Monday, July 6, 2015

Pinkenba

Recently I was researching my grandfather's role in WWI, and I came to wonder how he actually arrived at the Western Front in 1916. I discovered that he sailed out of Brisbane on the ship Commonwealth, departing from Pinkenba on 28 March 1916. I couldn't find any images of his particular departure, but the following two photographs show WWI troop carriers crammed with servicemen departing the wharves at Pinkenba.

(Photo: SQL 73331)

Pinkenba - from the Indigenous Turrbal dialect, meaning "place of the tortoise".

The name is unusual, and so is the suburb now. The wharves are idle - most passenger liners pull in at Hamilton and cargo vessels at Port of Brisbane on Fishermans Island.

The railway station is idle too, shut down by Queensland Rail in 1993 after 111 years. During the Boer War, WWI and also WWII departing troops were transported on trains to this station then marched to the wharves. My grandfather was probably brought down to Commonwealth this way, and my father may well have travelled this way to serve in Borneo and PNG in WWII. The railway station structure remains, but is now surrounded by shrubs, grass, weeds and rubbish.
(Photo: Seo75 via wikipedia.org)

Pinkenba State School has closed and was offered for sale in 2013. I can't tell you whether or not it was sold at that time, but the buildings were still there the last time I looked. There is a set of memorial gates at the school's entrance that commemorate those from the suburb who served in WWII.
(Photo: qldwarmemorials.com.au)

There is another memorial in a nearby park that remembers those who volunteered for service in WWI. This memorial was unveiled in 1925 and is held on the state heritage list.  Here is a current photograph.
 
(Photo: © 2015 the foto fanatic)

Here is the memorial at the unveiling in 1925.
  
(Photo: SQL 16691) 

And they are not the only monuments down this way. On 6th March 1963 the Queen opened a plaque commemorating the completion of the Moonie pipeline that brings oil to Brisbane's refineries.
(Photo: brismania.com)

This monument is stuck in the middle of nowhere, its only surroundings a desolate reserve of sorts and a heavily industrialised background. I wonder what the Queen thought when her vehicle pulled up here? There's the monument - set on a brick plinth between the trees at the end of the pathway that cuts in from the right of the picture.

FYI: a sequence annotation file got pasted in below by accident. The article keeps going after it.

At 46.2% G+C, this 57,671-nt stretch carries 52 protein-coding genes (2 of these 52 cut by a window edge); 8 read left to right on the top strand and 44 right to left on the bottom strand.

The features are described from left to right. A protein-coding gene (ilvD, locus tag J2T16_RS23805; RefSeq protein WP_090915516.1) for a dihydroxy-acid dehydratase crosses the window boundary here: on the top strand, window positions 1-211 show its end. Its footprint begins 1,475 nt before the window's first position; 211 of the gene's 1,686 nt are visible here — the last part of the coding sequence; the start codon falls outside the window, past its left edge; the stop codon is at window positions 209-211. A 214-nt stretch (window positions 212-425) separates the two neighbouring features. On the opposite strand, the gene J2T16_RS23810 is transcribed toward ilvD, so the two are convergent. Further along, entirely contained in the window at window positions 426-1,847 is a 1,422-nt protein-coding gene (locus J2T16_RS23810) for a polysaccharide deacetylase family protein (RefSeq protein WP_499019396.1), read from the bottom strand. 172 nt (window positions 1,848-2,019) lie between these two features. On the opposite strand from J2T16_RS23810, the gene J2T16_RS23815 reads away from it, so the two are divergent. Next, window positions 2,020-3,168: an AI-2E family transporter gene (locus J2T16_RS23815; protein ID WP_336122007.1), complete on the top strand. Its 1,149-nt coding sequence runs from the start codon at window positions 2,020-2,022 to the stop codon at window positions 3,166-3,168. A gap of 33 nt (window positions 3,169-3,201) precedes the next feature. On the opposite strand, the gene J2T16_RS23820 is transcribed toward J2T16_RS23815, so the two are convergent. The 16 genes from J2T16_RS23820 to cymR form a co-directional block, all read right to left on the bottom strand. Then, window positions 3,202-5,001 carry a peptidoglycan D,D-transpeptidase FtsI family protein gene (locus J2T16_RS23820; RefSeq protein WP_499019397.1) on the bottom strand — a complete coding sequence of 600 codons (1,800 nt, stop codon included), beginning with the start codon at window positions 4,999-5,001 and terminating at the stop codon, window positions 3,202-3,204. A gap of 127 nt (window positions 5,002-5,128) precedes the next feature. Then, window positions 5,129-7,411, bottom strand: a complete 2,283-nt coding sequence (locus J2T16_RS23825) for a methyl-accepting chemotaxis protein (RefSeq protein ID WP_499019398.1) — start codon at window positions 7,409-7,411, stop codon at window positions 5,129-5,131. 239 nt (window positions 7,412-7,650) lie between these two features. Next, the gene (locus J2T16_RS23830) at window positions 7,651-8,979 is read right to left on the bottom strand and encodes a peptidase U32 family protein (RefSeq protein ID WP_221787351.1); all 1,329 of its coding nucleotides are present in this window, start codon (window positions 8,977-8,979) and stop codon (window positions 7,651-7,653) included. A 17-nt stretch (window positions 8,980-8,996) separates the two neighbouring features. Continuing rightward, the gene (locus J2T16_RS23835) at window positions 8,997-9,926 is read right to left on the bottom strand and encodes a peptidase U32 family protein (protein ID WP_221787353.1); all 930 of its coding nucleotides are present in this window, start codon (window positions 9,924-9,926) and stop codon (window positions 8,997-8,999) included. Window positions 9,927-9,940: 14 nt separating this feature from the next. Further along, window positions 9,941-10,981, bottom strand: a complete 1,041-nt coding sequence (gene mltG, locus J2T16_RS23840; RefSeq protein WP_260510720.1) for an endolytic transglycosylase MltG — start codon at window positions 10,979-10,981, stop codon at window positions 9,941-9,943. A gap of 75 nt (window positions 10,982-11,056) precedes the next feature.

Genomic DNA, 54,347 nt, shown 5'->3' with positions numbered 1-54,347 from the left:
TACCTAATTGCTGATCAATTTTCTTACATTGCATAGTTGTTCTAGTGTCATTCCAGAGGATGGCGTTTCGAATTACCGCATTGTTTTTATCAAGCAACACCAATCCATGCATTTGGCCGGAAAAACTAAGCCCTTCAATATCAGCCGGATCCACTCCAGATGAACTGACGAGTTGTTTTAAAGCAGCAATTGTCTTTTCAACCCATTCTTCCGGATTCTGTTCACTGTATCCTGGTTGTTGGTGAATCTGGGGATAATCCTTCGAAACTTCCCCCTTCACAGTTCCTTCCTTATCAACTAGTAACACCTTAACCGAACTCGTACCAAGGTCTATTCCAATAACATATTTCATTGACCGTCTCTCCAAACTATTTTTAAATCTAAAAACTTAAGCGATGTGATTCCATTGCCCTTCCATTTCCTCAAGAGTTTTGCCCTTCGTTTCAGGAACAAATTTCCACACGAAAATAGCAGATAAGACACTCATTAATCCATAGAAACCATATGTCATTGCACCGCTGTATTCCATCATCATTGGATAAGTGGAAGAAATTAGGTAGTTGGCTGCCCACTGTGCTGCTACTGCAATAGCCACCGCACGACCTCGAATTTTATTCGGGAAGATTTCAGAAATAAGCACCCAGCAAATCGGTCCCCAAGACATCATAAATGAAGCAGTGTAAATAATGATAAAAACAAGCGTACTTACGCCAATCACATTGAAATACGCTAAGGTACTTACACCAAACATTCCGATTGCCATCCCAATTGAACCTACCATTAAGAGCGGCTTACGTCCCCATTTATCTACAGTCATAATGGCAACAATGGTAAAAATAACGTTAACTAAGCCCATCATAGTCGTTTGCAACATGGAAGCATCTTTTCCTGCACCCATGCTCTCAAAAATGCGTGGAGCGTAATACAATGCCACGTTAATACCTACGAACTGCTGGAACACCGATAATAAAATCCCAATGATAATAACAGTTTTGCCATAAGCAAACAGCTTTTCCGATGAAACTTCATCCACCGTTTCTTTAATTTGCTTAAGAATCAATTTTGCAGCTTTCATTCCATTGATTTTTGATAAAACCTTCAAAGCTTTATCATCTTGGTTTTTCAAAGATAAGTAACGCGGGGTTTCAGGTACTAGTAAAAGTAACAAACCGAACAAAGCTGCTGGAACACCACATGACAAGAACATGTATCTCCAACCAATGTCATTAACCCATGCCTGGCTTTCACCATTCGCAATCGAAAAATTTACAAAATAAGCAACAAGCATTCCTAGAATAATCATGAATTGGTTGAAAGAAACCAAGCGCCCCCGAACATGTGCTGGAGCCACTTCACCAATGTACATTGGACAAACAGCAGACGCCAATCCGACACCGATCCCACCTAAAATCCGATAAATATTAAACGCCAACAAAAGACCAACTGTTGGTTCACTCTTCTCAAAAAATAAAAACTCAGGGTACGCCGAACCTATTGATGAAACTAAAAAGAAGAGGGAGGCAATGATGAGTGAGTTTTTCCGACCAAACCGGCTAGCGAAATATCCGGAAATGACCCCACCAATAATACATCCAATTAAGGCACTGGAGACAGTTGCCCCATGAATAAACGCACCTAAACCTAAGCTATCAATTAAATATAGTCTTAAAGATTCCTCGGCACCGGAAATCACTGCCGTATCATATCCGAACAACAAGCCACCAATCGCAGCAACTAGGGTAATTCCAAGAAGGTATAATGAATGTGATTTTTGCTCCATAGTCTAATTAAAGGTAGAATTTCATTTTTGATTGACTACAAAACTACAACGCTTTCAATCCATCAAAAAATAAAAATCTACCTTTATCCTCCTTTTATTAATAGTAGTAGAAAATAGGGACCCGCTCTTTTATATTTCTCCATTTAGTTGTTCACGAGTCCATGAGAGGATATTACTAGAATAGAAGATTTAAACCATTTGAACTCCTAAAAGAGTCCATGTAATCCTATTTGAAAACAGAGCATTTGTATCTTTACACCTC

(Photo: google.com.au) 

Recent estimates indicate that the population of Pinkenba is around 350. Although only a few kilometers from the centre of Brisbane, it is a suburb constrained by industry and the Brisbane River on one side and Brisbane Airport on the other side.

Click here for a Google Map.

tff  

15 comments:

  1. You know I am fascinated by Pinkenba. I know it if filled with industry now, but there's something about what it once was and what it has become know that saddens me. It seems to have so much potential never realised around the port area and its proximity to CBD. Intriguing post, YBPP, thank you. x

    ReplyDelete
    Replies
    1. Yes, in many ways it is a shame. A riverside suburb just beyond up-market Hamilton, yet almost bereft of facilities.
      During the war years it must have been a bustling area, but since ships stopped berthing there it seems that it has submitted to heavy industry.

      Delete
  2. What a tragedy when a town dies and all its facilities are either left to fall apart slowly or are razed to the ground quickly. How much sadder if all our important history is lost as well.

    ReplyDelete
    Replies
    1. Pinkenba seems to be in some sort of time warp where life is being slowly withdrawn from the area.

      It is quite sad to see a primary school with no students that has a forlorn "For Lease" sign on the fence. Similarly railway tracks that lead to a mouldy broken-down former station.